Hello guys, I have built another small GUI:
c91be0d75e981f9b7ed81b89898a1722
Even before knowing whether the layout of the application I have built is right, I am facing another big problem. At compiling time I get the following error:

Note: Dropdown.java uses unchecked or unsafe operation
Note: Recompile with -Xlint:unchecked for details.

I had a look online and it seems that it has something to do with arrays but for the life of me I don't seem to be able to find the error. ANy idea?
Once that solved we can have a look at any possible error in the layout :-)

Here is the code:

/*Dropdown.java
ex 14.10 p 662.
-create 2 jPanels, one for tick boxes and one for buttons. The dropdown needs no panel. 
Border layout will position the elements in the middle
*/

import java.awt.FlowLayout;//arrange the components inside the panels
import java.awt.BorderLayout;//arrange thepanels containing the components
import javax.swing.JFrame;//provides basic window feature
import javax.swing.JPanel;//for the panels
import javax.swing.JButton;//for the buttons
import javax.swing.JCheckBox;//for the chekboxes
import javax.swing.JComboBox;//for dropdown

public class Dropdown extends JFrame{
    private JCheckBox background;
    private JCheckBox foreground;
    private JPanel comboBoxPanel; //panel holding the checkboxes 
    private JPanel checkboxesPanel; //panel holding the checkboxes 
    private JPanel buttonsPanel;//panel holding the buttons
    private JComboBox dropdown; //combobox
    private BorderLayout JframeLayout;//layout manager for checkboxes panel 
    private FlowLayout comboBoxLayout;//layout manager for combo box
    private FlowLayout checkboxesLayout;//layout manager for checkboxes
    private FlowLayout buttonsLayout;//layout manager for buttons
    private String[] values;//holds the string values of the combo box
    private JButton okButton;//holds the ok button
    private JButton cancelButton;//holds the cancel button

    public Dropdown(){
        super("Colour Select");
        JframeLayout = new BorderLayout( 0, 5);
        setLayout( JframeLayout );//set layout of jframe
        //combo box controller
        comboBoxPanel = new JPanel();
        comboBoxLayout = new FlowLayout();
        String[] values = {"Red", "Yellow", "Blue", "Magenta", "Green", "Orange", "Pink"};
        dropdown = new JComboBox( values );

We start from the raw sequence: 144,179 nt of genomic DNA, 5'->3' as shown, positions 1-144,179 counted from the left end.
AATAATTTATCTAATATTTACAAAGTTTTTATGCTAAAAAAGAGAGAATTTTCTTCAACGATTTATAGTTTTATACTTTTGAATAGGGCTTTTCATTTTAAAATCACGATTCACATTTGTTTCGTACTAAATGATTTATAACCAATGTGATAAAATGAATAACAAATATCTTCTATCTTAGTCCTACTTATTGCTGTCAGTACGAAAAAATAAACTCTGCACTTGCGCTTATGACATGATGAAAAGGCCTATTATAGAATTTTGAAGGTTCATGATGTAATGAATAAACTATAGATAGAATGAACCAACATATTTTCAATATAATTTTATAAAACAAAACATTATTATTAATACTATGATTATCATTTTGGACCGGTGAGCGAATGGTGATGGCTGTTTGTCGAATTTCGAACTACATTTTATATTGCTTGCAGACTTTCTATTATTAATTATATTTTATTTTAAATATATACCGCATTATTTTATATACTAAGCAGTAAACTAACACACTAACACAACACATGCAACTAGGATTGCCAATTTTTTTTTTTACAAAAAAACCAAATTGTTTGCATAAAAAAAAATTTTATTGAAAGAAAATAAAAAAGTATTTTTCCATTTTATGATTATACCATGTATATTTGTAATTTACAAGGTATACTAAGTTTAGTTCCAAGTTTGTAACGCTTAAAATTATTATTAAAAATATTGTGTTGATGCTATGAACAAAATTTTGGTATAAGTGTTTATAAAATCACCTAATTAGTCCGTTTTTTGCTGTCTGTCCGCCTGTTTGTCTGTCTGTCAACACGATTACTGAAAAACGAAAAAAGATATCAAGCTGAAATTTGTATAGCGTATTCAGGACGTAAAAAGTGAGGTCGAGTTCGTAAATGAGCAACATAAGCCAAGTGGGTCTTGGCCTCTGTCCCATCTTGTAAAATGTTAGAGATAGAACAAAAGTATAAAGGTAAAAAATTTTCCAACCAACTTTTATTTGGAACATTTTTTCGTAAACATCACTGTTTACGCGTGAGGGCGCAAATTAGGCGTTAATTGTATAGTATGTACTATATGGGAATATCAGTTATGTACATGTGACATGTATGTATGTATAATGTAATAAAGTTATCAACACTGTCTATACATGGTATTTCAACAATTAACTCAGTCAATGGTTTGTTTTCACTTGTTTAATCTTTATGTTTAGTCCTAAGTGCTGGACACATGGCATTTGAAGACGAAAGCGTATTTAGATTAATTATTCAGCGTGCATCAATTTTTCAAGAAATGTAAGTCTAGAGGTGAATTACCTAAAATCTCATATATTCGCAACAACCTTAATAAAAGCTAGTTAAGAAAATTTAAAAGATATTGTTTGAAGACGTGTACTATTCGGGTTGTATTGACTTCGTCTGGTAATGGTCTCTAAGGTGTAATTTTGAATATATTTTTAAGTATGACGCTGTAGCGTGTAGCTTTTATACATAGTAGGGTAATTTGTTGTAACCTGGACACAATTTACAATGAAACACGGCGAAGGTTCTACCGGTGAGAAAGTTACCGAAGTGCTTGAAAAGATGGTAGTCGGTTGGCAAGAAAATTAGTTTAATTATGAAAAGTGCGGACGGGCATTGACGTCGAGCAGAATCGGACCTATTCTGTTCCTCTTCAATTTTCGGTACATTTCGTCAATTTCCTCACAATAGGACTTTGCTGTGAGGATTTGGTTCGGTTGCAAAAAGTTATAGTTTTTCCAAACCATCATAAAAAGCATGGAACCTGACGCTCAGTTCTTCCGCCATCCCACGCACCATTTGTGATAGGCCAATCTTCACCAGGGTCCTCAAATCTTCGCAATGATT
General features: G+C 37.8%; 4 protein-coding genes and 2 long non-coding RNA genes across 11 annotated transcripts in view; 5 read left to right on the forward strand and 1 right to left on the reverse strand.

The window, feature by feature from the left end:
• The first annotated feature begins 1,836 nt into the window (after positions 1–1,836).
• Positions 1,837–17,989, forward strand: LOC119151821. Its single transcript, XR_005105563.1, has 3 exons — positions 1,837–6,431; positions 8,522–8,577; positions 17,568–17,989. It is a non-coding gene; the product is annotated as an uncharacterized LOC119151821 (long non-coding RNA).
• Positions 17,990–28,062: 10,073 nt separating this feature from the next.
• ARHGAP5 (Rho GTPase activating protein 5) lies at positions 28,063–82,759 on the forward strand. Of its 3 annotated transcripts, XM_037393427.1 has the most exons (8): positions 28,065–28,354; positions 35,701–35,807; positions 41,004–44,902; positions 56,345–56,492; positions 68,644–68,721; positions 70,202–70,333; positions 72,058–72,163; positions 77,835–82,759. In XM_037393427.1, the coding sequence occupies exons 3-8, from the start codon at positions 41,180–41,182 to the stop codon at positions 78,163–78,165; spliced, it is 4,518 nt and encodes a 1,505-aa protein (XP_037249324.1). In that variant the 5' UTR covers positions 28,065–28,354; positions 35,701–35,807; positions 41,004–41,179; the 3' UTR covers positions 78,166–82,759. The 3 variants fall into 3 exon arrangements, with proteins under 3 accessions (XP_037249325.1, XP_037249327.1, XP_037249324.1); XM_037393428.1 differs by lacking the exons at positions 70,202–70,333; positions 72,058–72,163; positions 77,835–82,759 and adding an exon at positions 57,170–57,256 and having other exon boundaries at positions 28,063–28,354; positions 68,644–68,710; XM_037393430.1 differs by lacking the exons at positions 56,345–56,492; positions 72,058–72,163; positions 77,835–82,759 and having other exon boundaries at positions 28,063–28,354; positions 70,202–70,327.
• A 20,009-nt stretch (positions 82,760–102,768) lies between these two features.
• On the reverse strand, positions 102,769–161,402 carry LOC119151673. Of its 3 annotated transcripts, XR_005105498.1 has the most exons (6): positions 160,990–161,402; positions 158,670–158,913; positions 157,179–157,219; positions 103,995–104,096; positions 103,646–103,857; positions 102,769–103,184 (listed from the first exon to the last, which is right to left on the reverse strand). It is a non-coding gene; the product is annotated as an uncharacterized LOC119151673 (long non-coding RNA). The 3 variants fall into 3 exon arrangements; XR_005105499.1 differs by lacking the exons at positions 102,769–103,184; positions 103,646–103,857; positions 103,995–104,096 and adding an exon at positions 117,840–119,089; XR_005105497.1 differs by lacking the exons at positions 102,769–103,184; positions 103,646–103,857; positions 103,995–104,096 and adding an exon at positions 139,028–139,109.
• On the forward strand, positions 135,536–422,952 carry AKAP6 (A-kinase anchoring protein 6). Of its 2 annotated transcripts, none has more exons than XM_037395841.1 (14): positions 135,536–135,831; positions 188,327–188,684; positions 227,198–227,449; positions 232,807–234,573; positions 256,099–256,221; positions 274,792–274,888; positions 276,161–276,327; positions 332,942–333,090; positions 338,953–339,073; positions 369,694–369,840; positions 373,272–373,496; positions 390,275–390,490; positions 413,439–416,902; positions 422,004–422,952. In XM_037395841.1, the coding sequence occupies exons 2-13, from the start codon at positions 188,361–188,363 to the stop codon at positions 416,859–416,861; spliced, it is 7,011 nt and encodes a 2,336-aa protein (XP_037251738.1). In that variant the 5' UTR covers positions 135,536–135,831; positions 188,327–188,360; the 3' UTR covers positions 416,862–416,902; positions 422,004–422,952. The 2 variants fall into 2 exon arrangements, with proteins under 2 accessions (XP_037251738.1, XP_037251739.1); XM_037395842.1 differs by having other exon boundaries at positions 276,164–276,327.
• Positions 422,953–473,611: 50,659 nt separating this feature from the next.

dropdown.setMaximumRowCount( 3 );//set maximum visible elements
        comboBoxPanel.setLayout( comboBoxLayout );//set the flow layout for the jpanel
        comboBoxPanel.add( dropdown );//add combo box to Jpanel

        //do I need to set the size of the combo box?

        // checkboxes controllers
        checkboxesPanel = new JPanel();
        checkboxesLayout = new FlowLayout();
        background = new JCheckBox( "Background" );
        foreground = new JCheckBox( "Foreground" );
        checkboxesPanel.setLayout( checkboxesLayout );//set layout of controllers in Jpanel
        checkboxesPanel.add( background );//add checkbox to JPanel
        checkboxesPanel.add( foreground );//add checkbox to JPanel

        //buttons controllers
        buttonsPanel = new JPanel();
        buttonsLayout = new FlowLayout();
        okButton = new JButton( "OK" );
        cancelButton = new JButton( "Cancel" );
        buttonsPanel.setLayout( buttonsLayout );//set layout of controllers in jpanel
        buttonsPanel.add( okButton );//add button to jpanel
        buttonsPanel.add( cancelButton );//add button to jpanel

        //add panels to JFrame
        add( comboBoxPanel, BorderLayout.PAGE_START );//add the combobox panel at the top of the JFrame
        add( checkboxesPanel, BorderLayout.CENTER );// panel at teh centre of the page
        add( buttonsPanel, BorderLayout.CENTER );//add panel at teh bottom
    }//end of constructor


}//end of Dropdown class

And the test class

/*
testing class Dropdown.
DropdownTest.java
*/
import javax.swing.JFrame;
import java.awt.Dimension;//specify the dimensions
public class DropdownTest{
    public static void main( String[] args ){
        Dropdown dropdownTest = new Dropdown();
        dropdownTest.setDefaultCloseOperation( JFrame.EXIT_ON_CLOSE );
        dropdownTest.setVisible( true );

        Dimension minimumSize = new Dimension( 400, 200 );//specify dimensions
        dropdownTest.setMinimumSize( minimumSize );//set dimensions
        dropdownTest.setResizable( false );
        dropdownTest.pack();
    }//end of main
}//end of class

When it said "Recompile with -Xlint:unchecked for details." that wasn't just to fill in a bit of spare time"
Do what it says and you will get a proper error message with details of the problem and the exact place where it was found.

Sorry I didn't realize it was telling me to do it again with the option. Here it is:

C:\Users\bah\JAVA\GUI\14.10>javac *.java -Xlint:unchecked
Dropdown.java:38: warning: [unchecked] unchecked call to JComboBox(E[]) as a member of the raw type JComboBox
                dropdown = new JComboBox( values );
                           ^
  where E is a type-variable:
    E extends Object declared in class JComboBox
1 warning

OK